West Branch Falls (West Branch Yellow Dog Falls on Google Maps) are in the north half of the McCormick Wilderness, part of the Ottawa National Forest. The area is in one of the most isolated parts of Michigan’s Upper Peninsula, northwest of Marquette, in the southern part of the Huron Mountains. (yes, you read that correct).
Camping in the wilderness is amazing. There are no amenities and no established campsites, other than if you sometimes see where others have camped. I prefer to follow leave no trace and make sure no one can tell where I camped. There is a good chance you won’t see another person while in the backcountry there. One of my favorite parts of Michigan.
The wilderness area is off-trail hiking for the most part however there is a trail to the falls. It’s about 1 ½ miles from the north trailhead. Getting to this trailhead can be tricky and somewhat of an adventure.
There are a few ways to reach the trailhead but this is the easiest. Take County Road 550 (Big Bay Road) about 22 miles north from Marquette towards Big Bay. Two miles before Big Bay, turn left on County Road 510. Drive southwest about 3 miles where you will stay on the paved road but it becomes Triple A (AAA) Road. 510 veers to the left going south. Go west on Triple A Road for 14 miles (passing the Eagle Mine), until it intersects with Ford Road. The road is paved until the mine entrance (makes it easier now, but not better IMO) and this is where directions get trickier. You won’t see many signs helping you out, mostly snowmobile rout signs.
Stay on Triple A road which will now be dirt but a decent road. You will come to a sometimes sandy road to the north, this is Anderson Crossing I believe. I’ve never seen a sign here. Keep going west on Triple A. Just past the crossing the road will curve to the south (left) and a little further Triple A turns back to the west (right), stay straight, which is Ford Road. Again, I’ve never seen a road sign. The trailhead is about 2 miles from here.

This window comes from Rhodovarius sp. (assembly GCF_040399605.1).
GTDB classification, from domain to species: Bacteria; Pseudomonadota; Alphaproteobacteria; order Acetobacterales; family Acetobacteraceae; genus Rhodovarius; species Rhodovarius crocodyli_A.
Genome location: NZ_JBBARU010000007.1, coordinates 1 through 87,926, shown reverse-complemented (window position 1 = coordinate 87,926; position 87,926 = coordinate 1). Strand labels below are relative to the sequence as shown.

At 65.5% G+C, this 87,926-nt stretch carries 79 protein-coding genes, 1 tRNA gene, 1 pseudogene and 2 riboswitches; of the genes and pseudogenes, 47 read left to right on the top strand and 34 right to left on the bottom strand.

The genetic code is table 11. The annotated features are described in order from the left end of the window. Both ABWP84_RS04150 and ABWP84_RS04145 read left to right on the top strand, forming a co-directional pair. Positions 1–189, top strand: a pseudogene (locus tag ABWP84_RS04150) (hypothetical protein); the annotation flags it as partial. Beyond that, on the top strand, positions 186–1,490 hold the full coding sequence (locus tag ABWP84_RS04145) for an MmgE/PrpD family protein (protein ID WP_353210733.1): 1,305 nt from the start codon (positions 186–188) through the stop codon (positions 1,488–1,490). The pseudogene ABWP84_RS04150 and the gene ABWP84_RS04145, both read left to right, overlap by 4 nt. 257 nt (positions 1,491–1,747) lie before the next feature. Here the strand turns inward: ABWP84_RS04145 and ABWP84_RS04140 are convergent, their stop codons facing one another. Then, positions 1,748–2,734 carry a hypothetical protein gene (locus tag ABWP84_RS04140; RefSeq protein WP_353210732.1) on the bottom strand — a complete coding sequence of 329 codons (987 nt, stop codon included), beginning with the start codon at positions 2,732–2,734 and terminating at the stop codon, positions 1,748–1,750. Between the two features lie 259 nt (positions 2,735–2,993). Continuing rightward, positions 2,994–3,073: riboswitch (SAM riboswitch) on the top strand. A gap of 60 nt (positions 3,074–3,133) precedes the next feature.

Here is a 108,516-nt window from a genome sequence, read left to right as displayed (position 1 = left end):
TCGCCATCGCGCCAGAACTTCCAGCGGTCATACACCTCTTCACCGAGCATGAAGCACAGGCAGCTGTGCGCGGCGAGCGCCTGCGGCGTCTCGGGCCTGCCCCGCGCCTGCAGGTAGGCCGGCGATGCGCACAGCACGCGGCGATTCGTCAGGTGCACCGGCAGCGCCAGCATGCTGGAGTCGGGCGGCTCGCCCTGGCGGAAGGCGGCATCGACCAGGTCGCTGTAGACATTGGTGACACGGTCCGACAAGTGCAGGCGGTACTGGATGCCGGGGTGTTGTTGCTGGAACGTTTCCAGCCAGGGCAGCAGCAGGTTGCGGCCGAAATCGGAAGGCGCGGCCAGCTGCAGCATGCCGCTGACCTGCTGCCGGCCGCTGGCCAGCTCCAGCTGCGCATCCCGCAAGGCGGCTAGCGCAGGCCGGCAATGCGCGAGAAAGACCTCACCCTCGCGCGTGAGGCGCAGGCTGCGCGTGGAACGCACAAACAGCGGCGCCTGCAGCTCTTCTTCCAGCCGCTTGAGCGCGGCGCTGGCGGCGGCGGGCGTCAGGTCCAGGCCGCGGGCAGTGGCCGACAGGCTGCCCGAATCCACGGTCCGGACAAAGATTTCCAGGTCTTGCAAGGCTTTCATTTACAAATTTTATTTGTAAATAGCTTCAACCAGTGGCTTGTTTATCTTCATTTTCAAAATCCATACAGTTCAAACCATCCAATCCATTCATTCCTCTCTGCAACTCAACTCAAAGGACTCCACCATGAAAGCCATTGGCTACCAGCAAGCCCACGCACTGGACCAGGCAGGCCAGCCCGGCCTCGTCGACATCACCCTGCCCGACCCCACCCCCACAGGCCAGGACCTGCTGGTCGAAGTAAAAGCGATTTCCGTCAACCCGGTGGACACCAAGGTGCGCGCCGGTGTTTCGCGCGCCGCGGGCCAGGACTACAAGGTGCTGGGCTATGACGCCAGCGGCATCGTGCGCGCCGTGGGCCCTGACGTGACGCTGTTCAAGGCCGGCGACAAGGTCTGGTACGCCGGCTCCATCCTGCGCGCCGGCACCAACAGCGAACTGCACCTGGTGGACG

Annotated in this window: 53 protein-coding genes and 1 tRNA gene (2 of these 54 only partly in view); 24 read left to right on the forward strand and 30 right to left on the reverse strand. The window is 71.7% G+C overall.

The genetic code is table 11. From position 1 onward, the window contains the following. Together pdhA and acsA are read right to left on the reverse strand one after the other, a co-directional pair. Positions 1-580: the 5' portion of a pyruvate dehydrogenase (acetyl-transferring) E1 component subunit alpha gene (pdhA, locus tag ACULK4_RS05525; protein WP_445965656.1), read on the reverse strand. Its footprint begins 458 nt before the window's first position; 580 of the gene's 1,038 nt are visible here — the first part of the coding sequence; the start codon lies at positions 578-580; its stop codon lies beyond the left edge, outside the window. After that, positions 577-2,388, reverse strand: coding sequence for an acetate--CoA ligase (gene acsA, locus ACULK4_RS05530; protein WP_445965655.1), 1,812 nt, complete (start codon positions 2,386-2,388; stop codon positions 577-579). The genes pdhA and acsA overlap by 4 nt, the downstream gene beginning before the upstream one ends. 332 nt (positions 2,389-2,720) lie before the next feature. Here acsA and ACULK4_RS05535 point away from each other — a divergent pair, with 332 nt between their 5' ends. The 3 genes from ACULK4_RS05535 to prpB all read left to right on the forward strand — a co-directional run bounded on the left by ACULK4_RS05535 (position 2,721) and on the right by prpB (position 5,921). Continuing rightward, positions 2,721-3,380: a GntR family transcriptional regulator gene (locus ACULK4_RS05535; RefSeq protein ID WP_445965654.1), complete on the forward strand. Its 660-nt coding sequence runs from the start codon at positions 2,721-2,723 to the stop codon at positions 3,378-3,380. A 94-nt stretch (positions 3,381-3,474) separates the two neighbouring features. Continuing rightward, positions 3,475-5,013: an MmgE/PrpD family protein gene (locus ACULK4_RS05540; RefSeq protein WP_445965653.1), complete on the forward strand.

On Ford Road you will pass a backwoods home and a sign that asks you to go slow (if it’s still there). When you start getting 2 miles from the last intersection start looking for a 2-track road on your left. If you veer to the right and back west on Ford Road, pass a house and start going uphill you missed the 2-track.
If you found it congrats! If is been raining you might have to drive through a large water hole. I’ve driven my Ford Escape through it no problem. A couple hundred yards down the 2-track ends with a sign for the McCormick Wilderness area, a board with maps and a registration station. You know, in case you get lost back there. J
Start hiking down the trail to the right of the Wilderness sign until you reach the small river. Then hike off trail, uphill and upstream to the falls. Also if you want you can cross the river and when you get to the next branch of the river you can hike upstream to Bulldog Falls, or Yellow Dog Falls. Which is confusing because there is another waterfall back on road 510 called Yellow Dog Falls or Yellow Dog River Falls. It depends on the map, what you read and who you ask.
Now, you can get to the north trailhead from Highway 41/28 along the Peshekee Grade (County Road 607, Huron Bay Grade) that leads to the south trailhead of McCormick. I’ve done it but the drive was slow and not easy on the car. Don’t expect any road signs but expect very rough dirt roads. A high clearance truck would make things much easier.
When I used to teach a beginning photography class at Schoolcraft Community College I would always get asked, “what do you like to take pictures of?”
My first gut reaction was usually that I wasn’t sure. But my actual answer was along the lines of, “things I have never photographed before.”
That was one of the reasons I liked being a newspaper photographer. And when I started my career, at The Northville Record and Novi News, I was the only photographer so I had to shoot all the photo assignments. Sure some of those assignments were quite dull, like city council meetings, but I enjoyed most of my assignments.